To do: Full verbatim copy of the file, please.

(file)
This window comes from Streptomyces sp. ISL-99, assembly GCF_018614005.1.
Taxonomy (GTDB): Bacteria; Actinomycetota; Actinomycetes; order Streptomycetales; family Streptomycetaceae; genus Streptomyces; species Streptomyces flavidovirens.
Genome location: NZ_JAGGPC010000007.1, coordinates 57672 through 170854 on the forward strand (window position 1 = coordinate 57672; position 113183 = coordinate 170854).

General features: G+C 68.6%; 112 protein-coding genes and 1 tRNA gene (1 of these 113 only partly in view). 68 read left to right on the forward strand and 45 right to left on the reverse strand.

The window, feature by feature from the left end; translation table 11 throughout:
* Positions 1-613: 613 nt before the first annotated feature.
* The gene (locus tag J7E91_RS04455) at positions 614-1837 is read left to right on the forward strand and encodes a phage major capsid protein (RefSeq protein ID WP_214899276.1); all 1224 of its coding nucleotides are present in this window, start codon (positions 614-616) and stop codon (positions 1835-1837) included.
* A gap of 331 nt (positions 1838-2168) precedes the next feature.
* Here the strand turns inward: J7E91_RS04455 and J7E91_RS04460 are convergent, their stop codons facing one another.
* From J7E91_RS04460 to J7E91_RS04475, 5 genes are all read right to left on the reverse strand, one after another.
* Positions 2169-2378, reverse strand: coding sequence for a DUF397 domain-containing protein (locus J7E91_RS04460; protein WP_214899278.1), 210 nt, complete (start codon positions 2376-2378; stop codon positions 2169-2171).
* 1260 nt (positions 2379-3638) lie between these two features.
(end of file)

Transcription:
This window comes from Streptomyces sp. ISL-99, assembly GCF_018614005.1.
Taxonomy (GTDB): Bacteria; Actinomycetota; Actinomycetes; order Streptomycetales; family Streptomycetaceae; genus Streptomyces; species Streptomyces flavidovirens.
Genome location: NZ_JAGGPC010000007.1, coordinates 57672 through 170854 on the forward strand (window position 1 = coordinate 57672; position 113183 = coordinate 170854).

General features: G+C 68.6%; 112 protein-coding genes and 1 tRNA gene (1 of these 113 only partly in view). 68 read left to right on the forward strand and 45 right to left on the reverse strand.

The window, feature by feature from the left end; translation table 11 throughout:
* Positions 1-613: 613 nt before the first annotated feature.
* The gene (locus tag J7E91_RS04455) at positions 614-1837 is read left to right on the forward strand and encodes a phage major capsid protein (RefSeq protein ID WP_214899276.1); all 1224 of its coding nucleotides are present in this window, start codon (positions 614-616) and stop codon (positions 1835-1837) included.
* A gap of 331 nt (positions 1838-2168) precedes the next feature.
* Here the strand turns inward: J7E91_RS04455 and J7E91_RS04460 are convergent, their stop codons facing one another.
* From J7E91_RS04460 to J7E91_RS04475, 5 genes are all read right to left on the reverse strand, one after another.
* Positions 2169-2378, reverse strand: coding sequence for a DUF397 domain-containing protein (locus J7E91_RS04460; protein WP_214899278.1), 210 nt, complete (start codon positions 2376-2378; stop codon positions 2169-2171).
* 1260 nt (positions 2379-3638) lie between these two features.